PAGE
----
Romans 8:2 For the law of the Spirit of life has set you free in Christ Jesus from the law of sin and death.
Free at last, free at last, thank God Almighty, we are free at last! The work of Jesus Christ on the cross accomplished what you and I could never achieved for ourselves. Under the Law, we could never reach the expectations of a holy God who requires perfection. The Law is restrictive, Christ is freeing.
Though we had the Law, in being unable to keep it we earned death. Because of our sinful nature, into which we were born, we never stood a chance at anything other than bondage and suffering. But in His love, God made a way for us to know freedom and life. In freeing us from the bondage of the Law, Jesus gave us true life and true freedom.
There is no reason to keep living as though we’re under the restraints of the Law. This is not license to sin, but rather freedom to obey God. True freedom is a life submitted to the lordship of Jesus Christ, and in this freedom there is life, peace, joy, and real fellowship with God. This abundant life is bought and paid for by Christ, our Redeemer, Savior, and friend.
Romans 8:1 There is therefore now no condemnation for those who are in Christ Jesus.
Every single one of us has sinned. We’re all guilty before a perfect God and have no chance at perfection. We’re tainted from birth. That’s the truth. If it were the end of the truth, it would be a very sad existence that we lead. But, thankfully, there’s more to it.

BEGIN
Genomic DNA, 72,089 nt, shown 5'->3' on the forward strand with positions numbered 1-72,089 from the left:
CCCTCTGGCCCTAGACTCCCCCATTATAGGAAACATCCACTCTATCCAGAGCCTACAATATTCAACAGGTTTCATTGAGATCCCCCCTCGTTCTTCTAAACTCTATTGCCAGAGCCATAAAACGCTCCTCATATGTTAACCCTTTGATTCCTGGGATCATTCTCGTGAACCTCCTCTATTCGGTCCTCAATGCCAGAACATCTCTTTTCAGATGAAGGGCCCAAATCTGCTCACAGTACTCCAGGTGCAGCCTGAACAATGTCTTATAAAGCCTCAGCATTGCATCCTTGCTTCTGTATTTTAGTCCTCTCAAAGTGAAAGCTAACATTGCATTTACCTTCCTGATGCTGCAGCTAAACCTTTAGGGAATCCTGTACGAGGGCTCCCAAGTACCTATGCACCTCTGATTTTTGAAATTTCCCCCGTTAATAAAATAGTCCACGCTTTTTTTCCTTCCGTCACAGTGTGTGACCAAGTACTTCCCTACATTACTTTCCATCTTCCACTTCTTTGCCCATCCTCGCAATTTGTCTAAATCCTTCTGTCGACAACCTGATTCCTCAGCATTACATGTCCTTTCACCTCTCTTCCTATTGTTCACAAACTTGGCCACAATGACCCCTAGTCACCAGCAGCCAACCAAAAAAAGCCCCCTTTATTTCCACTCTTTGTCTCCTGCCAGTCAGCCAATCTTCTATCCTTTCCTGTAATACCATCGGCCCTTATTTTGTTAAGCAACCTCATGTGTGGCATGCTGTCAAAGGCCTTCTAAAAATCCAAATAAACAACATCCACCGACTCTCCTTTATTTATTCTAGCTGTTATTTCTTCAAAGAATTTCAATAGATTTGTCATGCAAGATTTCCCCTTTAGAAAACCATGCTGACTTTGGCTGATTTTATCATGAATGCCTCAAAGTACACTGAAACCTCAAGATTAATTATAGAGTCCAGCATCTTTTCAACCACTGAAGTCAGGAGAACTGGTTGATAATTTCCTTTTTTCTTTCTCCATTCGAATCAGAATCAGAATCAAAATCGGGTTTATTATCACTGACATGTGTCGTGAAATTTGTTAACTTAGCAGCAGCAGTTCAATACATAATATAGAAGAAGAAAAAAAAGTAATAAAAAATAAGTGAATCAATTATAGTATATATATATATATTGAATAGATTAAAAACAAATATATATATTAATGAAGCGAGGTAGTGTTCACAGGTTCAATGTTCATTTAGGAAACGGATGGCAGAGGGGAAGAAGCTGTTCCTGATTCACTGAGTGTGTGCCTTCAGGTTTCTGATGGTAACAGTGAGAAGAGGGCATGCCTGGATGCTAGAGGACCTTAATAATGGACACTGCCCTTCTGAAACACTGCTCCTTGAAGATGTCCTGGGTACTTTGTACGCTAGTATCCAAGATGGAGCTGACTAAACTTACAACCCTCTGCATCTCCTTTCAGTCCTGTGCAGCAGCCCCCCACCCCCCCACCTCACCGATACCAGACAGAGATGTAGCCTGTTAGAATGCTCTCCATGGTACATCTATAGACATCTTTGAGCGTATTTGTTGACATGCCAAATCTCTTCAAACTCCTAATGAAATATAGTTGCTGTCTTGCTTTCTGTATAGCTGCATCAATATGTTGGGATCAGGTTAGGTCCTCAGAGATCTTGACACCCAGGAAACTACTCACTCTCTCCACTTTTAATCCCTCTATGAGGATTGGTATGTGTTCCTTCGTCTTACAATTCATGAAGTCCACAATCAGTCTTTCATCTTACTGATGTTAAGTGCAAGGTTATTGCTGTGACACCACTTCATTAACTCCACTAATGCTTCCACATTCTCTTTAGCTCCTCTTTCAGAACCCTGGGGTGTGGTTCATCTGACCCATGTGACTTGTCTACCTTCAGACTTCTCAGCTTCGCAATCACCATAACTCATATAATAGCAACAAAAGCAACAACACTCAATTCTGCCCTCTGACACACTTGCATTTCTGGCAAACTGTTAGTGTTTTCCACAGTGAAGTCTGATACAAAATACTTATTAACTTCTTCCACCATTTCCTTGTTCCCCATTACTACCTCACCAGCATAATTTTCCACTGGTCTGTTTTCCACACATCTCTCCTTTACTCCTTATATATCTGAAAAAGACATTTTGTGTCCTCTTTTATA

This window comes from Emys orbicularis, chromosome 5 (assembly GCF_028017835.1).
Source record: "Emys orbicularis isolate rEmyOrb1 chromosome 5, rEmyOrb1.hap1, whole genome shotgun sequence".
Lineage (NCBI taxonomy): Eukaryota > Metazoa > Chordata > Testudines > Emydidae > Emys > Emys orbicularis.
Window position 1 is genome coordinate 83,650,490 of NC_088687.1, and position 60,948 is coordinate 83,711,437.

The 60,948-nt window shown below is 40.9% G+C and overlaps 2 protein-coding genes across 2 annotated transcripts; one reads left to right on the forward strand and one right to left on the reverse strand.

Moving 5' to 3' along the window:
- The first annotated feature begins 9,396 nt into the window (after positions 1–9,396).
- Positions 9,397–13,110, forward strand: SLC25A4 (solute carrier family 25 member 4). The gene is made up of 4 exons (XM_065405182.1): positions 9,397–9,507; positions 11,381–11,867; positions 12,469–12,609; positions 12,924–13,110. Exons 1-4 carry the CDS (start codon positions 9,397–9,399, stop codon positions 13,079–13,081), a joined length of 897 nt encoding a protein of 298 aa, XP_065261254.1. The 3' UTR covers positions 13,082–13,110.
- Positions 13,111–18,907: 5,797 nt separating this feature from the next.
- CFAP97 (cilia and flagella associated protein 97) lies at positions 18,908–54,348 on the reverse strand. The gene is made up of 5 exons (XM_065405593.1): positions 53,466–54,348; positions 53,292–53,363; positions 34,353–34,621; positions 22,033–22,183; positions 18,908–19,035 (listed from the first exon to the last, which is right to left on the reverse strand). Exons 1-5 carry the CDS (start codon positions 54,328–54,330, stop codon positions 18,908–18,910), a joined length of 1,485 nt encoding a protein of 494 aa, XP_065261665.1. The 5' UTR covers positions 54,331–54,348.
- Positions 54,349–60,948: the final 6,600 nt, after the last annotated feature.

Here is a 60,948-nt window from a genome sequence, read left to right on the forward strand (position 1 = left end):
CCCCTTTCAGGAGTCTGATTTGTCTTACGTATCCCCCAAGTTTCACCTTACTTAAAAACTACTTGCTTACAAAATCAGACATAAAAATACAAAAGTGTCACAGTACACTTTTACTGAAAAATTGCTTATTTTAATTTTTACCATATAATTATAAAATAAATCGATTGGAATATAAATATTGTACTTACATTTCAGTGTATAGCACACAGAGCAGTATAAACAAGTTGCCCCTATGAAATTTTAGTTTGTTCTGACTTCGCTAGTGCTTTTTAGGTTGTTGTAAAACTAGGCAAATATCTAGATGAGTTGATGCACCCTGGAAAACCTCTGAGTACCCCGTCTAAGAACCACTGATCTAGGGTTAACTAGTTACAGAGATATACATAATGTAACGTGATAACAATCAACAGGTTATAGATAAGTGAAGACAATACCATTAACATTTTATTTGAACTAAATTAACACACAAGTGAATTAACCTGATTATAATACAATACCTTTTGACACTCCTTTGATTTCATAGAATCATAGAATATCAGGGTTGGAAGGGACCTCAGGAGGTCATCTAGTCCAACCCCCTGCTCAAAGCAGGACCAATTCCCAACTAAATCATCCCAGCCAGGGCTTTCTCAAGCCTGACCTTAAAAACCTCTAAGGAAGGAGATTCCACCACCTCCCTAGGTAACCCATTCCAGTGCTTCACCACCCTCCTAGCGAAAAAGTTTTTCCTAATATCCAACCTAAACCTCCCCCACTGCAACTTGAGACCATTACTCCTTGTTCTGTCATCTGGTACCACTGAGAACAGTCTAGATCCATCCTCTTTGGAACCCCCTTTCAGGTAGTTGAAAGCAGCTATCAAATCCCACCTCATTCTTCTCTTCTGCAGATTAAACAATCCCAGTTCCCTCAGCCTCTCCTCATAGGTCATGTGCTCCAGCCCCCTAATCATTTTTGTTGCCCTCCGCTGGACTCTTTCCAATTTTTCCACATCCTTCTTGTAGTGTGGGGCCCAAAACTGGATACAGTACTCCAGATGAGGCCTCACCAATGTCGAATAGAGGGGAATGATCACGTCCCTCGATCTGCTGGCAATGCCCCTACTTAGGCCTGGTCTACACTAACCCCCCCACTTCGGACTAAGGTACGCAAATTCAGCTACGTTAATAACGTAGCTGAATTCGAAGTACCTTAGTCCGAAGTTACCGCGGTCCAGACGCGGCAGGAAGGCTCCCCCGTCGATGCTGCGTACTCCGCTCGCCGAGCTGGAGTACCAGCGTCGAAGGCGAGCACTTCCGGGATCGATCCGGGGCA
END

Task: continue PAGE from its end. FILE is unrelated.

Yes, we’re sinful. Yes, we’re unable to live up to a holy God’s standards and we’re headed toward death and destruction as a result. But there’s a hero to this story. There’s a Redeemer who sets us free from the condemnation that’s owed to us. We have been forgiven if we’ve put our trust in Christ Jesus.
But why do so many of us still live like we’re under that condemnation? Sometimes we’re our own worst enemies, piling on tons of guilt that isn’t ours to bear. Worse yet, some of us do so in the name of God, thinking it’s actually Him that’s given us this sentence to be carried out. But the Bible is clear, there is no more condemnation for us if we’re in Christ. We’re free from that bondage. If we’re living under self-imposed condemnation, it’s time to let it go and exchange it for the joy God wants us to have in Him.
Who is to condemn us? If it’s not from God and He’s the all-powerful, eternal Creator and Ruler of all things, then who can possibly do this to us and be in the right? No one. Trust in the Lord and freedom is yours. Condemnation is a thing of the past. Live like it.
Romans 12:11 Do not be slothful in zeal, be fervent in spirit, serve the Lord.
When doing good for others, we shouldn’t be doing it out of some sense of obligation or the idea that we’ll gain standing with God if we do good works. The same is true of when we serve the Lord. It should be a joy to serve others if we are really doing it with the right motives.
If we say that we’re serving God, but we complain or grumble about what we’re doing, then we don’t exactly come across as serving out of joy. What message does that send to those who are watching? This doesn’t mean to put on a fake smile either. If you’re serving out of obligation and have no real joy or zeal in doing it; what are you left to do?